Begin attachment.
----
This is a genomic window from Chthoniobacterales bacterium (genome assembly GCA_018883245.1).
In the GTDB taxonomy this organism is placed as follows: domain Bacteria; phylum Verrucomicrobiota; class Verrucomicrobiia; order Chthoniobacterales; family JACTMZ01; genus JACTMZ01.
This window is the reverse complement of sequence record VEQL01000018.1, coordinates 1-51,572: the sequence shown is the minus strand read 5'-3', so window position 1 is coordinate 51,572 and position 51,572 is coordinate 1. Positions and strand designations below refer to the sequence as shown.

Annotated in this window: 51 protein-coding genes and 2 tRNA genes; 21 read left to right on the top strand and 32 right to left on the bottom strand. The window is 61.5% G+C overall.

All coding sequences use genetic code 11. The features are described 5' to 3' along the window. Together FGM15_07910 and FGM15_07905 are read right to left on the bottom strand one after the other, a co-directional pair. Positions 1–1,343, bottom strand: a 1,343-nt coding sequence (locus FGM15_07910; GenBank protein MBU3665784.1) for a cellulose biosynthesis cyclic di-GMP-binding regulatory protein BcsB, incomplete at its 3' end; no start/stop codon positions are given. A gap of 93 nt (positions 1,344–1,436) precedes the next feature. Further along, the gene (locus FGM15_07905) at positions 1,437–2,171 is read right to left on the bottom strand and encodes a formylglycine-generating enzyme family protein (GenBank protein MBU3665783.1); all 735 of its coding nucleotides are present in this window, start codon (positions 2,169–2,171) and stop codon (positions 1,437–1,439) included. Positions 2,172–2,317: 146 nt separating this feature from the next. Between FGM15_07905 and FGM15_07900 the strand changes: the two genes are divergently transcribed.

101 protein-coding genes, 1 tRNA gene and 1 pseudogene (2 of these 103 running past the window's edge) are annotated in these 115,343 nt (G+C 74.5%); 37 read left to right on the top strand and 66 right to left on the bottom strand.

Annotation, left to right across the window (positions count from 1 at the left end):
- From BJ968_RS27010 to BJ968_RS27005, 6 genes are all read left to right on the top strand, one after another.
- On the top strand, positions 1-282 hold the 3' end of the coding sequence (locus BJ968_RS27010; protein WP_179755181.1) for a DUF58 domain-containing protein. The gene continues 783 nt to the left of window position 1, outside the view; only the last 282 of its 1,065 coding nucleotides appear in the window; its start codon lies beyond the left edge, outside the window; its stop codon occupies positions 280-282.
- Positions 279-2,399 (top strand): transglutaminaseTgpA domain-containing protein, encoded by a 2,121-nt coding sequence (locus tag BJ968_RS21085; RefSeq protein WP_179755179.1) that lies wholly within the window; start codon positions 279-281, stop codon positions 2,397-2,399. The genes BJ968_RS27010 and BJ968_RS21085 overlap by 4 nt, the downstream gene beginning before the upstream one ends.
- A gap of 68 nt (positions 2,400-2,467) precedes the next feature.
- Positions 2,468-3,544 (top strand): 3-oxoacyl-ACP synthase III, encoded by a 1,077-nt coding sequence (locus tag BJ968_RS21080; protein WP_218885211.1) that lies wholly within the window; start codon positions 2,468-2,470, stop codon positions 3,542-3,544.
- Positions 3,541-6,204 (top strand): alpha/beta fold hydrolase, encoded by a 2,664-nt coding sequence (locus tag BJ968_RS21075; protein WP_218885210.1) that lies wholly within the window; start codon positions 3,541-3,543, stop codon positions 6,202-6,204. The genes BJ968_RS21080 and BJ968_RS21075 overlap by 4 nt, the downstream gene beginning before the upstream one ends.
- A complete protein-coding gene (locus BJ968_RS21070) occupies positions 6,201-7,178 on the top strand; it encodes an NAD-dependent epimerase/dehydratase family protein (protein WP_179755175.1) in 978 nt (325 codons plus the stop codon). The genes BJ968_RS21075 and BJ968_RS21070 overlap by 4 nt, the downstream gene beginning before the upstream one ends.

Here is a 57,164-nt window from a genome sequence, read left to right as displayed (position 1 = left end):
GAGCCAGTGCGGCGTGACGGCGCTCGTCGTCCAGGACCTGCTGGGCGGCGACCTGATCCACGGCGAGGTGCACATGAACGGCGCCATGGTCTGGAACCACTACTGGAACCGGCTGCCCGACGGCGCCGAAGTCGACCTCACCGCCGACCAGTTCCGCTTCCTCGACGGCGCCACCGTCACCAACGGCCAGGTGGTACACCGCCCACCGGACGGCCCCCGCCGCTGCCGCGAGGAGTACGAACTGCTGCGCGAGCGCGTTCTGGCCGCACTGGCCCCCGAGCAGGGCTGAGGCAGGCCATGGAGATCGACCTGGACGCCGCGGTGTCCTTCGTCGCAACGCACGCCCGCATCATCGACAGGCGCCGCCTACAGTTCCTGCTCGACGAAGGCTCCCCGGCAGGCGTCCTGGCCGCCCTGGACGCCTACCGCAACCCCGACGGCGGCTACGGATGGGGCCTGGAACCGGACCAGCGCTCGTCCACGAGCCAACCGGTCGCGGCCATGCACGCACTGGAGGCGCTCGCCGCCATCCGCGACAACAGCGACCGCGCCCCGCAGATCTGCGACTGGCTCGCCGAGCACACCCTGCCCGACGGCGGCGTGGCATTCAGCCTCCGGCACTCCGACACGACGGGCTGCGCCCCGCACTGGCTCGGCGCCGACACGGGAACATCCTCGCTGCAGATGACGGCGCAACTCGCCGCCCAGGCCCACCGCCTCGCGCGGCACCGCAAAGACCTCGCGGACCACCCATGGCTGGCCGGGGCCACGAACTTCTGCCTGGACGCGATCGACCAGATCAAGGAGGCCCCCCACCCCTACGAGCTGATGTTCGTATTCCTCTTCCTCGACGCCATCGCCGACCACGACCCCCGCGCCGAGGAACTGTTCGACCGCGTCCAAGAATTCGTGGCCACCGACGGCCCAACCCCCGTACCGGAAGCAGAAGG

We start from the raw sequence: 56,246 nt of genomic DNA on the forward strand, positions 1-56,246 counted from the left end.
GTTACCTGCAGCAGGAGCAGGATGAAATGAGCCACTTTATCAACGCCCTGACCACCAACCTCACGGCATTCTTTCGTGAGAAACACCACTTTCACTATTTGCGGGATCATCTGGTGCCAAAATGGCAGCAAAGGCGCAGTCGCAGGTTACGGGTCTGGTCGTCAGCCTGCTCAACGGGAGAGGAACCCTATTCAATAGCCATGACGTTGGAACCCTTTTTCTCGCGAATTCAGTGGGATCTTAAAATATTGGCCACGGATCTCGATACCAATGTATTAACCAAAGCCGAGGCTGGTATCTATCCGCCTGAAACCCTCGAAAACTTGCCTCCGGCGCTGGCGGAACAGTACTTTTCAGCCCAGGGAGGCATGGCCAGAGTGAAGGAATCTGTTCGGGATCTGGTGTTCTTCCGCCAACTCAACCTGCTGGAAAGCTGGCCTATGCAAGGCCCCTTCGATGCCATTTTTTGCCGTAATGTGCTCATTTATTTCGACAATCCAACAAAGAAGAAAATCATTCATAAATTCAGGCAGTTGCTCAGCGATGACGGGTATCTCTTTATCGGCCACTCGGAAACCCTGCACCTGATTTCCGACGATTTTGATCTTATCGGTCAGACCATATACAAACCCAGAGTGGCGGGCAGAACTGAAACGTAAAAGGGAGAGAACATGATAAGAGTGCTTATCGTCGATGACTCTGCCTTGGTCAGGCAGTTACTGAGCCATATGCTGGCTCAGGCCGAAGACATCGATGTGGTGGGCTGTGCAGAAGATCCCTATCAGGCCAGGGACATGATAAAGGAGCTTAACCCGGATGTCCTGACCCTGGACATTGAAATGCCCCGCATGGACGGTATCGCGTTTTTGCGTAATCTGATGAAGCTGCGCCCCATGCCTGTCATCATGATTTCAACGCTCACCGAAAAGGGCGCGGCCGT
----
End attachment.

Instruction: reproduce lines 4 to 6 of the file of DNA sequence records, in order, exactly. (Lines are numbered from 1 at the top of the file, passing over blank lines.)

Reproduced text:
Annotated in this window: 51 protein-coding genes and 2 tRNA genes; 21 read left to right on the top strand and 32 right to left on the bottom strand. The window is 61.5% G+C overall.

All coding sequences use genetic code 11. The features are described 5' to 3' along the window. Together FGM15_07910 and FGM15_07905 are read right to left on the bottom strand one after the other, a co-directional pair. Positions 1–1,343, bottom strand: a 1,343-nt coding sequence (locus FGM15_07910; GenBank protein MBU3665784.1) for a cellulose biosynthesis cyclic di-GMP-binding regulatory protein BcsB, incomplete at its 3' end; no start/stop codon positions are given. A gap of 93 nt (positions 1,344–1,436) precedes the next feature. Further along, the gene (locus FGM15_07905) at positions 1,437–2,171 is read right to left on the bottom strand and encodes a formylglycine-generating enzyme family protein (GenBank protein MBU3665783.1); all 735 of its coding nucleotides are present in this window, start codon (positions 2,169–2,171) and stop codon (positions 1,437–1,439) included. Positions 2,172–2,317: 146 nt separating this feature from the next. Between FGM15_07905 and FGM15_07900 the strand changes: the two genes are divergently transcribed.

101 protein-coding genes, 1 tRNA gene and 1 pseudogene (2 of these 103 running past the window's edge) are annotated in these 115,343 nt (G+C 74.5%); 37 read left to right on the top strand and 66 right to left on the bottom strand.